Document Type


Publication Date

Summer 2013

Publication Title

Georgia Law Review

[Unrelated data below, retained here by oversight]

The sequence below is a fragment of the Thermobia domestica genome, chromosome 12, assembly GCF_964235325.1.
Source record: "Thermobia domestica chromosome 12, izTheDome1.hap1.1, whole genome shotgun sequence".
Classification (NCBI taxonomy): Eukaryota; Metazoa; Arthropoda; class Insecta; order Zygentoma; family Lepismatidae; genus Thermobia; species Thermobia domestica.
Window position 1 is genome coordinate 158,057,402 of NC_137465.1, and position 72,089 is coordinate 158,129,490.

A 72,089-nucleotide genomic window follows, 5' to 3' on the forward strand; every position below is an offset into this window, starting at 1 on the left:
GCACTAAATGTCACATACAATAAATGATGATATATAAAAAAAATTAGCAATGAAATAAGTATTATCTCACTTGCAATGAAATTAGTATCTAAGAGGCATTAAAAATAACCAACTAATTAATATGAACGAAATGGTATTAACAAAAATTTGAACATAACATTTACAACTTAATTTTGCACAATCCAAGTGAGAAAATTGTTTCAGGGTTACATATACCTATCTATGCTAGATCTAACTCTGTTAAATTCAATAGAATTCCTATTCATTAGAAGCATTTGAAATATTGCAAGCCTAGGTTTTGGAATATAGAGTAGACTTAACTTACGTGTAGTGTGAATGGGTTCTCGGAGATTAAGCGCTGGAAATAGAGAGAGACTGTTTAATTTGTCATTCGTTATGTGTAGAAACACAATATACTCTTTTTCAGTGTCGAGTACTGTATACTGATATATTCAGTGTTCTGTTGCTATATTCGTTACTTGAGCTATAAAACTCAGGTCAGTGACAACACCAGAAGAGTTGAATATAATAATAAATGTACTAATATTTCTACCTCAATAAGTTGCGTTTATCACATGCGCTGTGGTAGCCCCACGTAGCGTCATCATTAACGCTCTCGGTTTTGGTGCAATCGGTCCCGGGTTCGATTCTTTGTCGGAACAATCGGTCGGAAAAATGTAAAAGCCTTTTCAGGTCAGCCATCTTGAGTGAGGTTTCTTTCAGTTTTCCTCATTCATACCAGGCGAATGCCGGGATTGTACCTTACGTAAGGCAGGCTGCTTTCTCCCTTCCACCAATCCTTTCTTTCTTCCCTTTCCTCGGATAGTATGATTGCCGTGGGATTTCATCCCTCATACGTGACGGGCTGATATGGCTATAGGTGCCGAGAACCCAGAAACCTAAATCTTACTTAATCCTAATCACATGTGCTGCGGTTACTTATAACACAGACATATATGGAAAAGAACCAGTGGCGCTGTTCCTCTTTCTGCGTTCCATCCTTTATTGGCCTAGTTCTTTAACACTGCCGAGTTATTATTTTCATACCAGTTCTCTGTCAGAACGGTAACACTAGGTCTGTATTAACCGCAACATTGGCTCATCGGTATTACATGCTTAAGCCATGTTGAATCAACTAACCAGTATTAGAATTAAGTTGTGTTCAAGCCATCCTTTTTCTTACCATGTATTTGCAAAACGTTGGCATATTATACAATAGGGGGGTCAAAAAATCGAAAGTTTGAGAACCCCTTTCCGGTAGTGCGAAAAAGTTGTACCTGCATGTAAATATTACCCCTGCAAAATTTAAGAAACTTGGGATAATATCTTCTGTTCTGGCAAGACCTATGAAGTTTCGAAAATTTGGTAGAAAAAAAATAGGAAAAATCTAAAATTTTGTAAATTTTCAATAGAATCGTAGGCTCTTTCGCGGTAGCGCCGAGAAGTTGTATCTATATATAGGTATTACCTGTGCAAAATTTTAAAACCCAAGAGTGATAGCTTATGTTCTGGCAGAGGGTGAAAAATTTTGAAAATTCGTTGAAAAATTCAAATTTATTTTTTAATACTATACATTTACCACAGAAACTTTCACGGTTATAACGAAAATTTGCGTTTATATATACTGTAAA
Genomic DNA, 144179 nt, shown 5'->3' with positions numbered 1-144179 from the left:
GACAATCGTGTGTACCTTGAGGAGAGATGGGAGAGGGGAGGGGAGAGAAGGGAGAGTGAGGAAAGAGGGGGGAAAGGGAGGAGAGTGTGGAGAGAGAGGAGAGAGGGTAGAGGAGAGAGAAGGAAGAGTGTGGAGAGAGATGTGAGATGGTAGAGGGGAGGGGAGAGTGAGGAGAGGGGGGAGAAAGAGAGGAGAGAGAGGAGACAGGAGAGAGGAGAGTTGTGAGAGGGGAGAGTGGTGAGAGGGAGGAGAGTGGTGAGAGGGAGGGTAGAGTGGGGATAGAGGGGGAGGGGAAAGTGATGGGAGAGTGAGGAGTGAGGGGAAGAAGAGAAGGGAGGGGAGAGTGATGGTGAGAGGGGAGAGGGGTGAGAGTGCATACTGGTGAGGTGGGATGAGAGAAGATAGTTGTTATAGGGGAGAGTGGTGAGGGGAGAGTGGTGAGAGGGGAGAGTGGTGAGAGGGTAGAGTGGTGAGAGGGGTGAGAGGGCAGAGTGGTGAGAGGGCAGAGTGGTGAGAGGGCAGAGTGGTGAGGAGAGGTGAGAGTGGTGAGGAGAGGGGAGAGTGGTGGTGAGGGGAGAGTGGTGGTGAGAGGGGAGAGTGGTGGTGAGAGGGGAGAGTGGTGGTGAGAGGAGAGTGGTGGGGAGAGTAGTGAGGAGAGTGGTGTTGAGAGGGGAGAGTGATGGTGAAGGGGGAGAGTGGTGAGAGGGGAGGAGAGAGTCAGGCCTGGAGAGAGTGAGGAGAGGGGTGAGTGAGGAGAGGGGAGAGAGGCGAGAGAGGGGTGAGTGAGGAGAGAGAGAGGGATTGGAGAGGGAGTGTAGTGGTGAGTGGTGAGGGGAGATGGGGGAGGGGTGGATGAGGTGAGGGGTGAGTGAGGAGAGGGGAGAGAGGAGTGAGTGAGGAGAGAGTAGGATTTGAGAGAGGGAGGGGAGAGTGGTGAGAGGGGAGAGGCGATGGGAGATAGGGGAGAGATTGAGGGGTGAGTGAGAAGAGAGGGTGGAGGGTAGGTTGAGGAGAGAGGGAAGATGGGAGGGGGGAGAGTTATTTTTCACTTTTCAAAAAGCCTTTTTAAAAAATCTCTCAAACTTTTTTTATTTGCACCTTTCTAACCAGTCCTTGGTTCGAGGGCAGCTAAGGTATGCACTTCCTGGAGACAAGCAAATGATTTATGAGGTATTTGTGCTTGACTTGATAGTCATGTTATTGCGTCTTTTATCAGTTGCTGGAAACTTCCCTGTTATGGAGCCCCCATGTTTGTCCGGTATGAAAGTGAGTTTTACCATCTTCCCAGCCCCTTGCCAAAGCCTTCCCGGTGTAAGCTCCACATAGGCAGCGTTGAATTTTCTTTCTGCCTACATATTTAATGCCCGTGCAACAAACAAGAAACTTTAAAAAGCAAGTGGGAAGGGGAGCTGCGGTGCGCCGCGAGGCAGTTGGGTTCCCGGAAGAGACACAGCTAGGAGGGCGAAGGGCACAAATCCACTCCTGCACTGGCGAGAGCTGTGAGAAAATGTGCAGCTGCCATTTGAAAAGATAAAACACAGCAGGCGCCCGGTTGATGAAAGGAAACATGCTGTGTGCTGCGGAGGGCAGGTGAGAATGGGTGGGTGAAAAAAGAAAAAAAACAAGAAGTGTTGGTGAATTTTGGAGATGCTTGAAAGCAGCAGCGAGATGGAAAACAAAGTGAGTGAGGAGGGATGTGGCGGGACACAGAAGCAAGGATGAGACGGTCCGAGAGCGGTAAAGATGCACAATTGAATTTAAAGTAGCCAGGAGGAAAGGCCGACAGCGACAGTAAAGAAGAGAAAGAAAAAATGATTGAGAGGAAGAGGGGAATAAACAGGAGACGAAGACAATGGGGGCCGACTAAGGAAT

Agencies of the United States often find themselves on opposite sides of the "v." in disputes ranging from alleged unfair labor practices in federal agencies to competing statutory interpretations to run-of-the mill squabbles over money. Yet Article III's case-or-controversy requirement includes—at a minimum—adverse parties and standing. Courts have disagreed with one another over the extent to which litigation between the sovereign and itself meets Article III standards. Despite the volume of scholarship on Article III standing, relatively little attention has been paid to Article III's requirement of adverse parties in general, or the justiciability of intrabranch litigation in particular. Looking at both historical practice and modern Article III case law and scholarship, this Article finds meaningful jurisdictional limits on interagency litigation. When the only litigants in a case assert the sovereign prerogatives of the United States, there is no case or controversy within the meaning of Article III. This conclusion is supported by 200 years of case law and follows from what it means when the "United States" invokes its courts.